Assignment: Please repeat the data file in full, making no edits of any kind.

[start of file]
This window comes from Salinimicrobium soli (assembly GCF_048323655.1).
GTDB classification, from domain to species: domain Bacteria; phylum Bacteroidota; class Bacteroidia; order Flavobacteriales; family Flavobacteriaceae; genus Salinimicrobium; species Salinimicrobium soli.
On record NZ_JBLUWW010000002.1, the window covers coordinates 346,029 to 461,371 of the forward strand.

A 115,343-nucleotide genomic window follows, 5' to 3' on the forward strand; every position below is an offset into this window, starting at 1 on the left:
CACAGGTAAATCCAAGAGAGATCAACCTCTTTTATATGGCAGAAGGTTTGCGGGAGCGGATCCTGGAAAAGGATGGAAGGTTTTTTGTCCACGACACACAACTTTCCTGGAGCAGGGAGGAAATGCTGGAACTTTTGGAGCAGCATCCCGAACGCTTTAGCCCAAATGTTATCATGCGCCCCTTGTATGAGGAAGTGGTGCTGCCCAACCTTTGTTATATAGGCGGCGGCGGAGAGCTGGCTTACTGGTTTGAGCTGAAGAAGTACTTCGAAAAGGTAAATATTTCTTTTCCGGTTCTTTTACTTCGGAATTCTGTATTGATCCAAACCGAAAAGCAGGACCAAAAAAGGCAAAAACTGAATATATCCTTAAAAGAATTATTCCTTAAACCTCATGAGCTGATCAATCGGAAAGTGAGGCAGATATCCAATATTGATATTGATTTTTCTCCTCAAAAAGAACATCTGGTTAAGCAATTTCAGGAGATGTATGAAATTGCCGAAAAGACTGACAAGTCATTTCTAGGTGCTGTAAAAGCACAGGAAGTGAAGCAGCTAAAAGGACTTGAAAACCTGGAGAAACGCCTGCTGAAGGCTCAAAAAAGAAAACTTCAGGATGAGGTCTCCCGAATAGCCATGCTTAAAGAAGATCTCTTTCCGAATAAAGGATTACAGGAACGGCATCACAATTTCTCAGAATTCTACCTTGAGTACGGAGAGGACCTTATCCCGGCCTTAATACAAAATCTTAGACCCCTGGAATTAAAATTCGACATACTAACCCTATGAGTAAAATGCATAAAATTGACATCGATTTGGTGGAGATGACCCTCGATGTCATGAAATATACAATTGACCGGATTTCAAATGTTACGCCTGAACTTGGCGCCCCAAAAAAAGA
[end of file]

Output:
This window comes from Salinimicrobium soli (assembly GCF_048323655.1).
GTDB classification, from domain to species: domain Bacteria; phylum Bacteroidota; class Bacteroidia; order Flavobacteriales; family Flavobacteriaceae; genus Salinimicrobium; species Salinimicrobium soli.
On record NZ_JBLUWW010000002.1, the window covers coordinates 346,029 to 461,371 of the forward strand.

A 115,343-nucleotide genomic window follows, 5' to 3' on the forward strand; every position below is an offset into this window, starting at 1 on the left:
CACAGGTAAATCCAAGAGAGATCAACCTCTTTTATATGGCAGAAGGTTTGCGGGAGCGGATCCTGGAAAAGGATGGAAGGTTTTTTGTCCACGACACACAACTTTCCTGGAGCAGGGAGGAAATGCTGGAACTTTTGGAGCAGCATCCCGAACGCTTTAGCCCAAATGTTATCATGCGCCCCTTGTATGAGGAAGTGGTGCTGCCCAACCTTTGTTATATAGGCGGCGGCGGAGAGCTGGCTTACTGGTTTGAGCTGAAGAAGTACTTCGAAAAGGTAAATATTTCTTTTCCGGTTCTTTTACTTCGGAATTCTGTATTGATCCAAACCGAAAAGCAGGACCAAAAAAGGCAAAAACTGAATATATCCTTAAAAGAATTATTCCTTAAACCTCATGAGCTGATCAATCGGAAAGTGAGGCAGATATCCAATATTGATATTGATTTTTCTCCTCAAAAAGAACATCTGGTTAAGCAATTTCAGGAGATGTATGAAATTGCCGAAAAGACTGACAAGTCATTTCTAGGTGCTGTAAAAGCACAGGAAGTGAAGCAGCTAAAAGGACTTGAAAACCTGGAGAAACGCCTGCTGAAGGCTCAAAAAAGAAAACTTCAGGATGAGGTCTCCCGAATAGCCATGCTTAAAGAAGATCTCTTTCCGAATAAAGGATTACAGGAACGGCATCACAATTTCTCAGAATTCTACCTTGAGTACGGAGAGGACCTTATCCCGGCCTTAATACAAAATCTTAGACCCCTGGAATTAAAATTCGACATACTAACCCTATGAGTAAAATGCATAAAATTGACATCGATTTGGTGGAGATGACCCTCGATGTCATGAAATATACAATTGACCGGATTTCAAATGTTACGCCTGAACTTGGCGCCCCAAAAAAAGA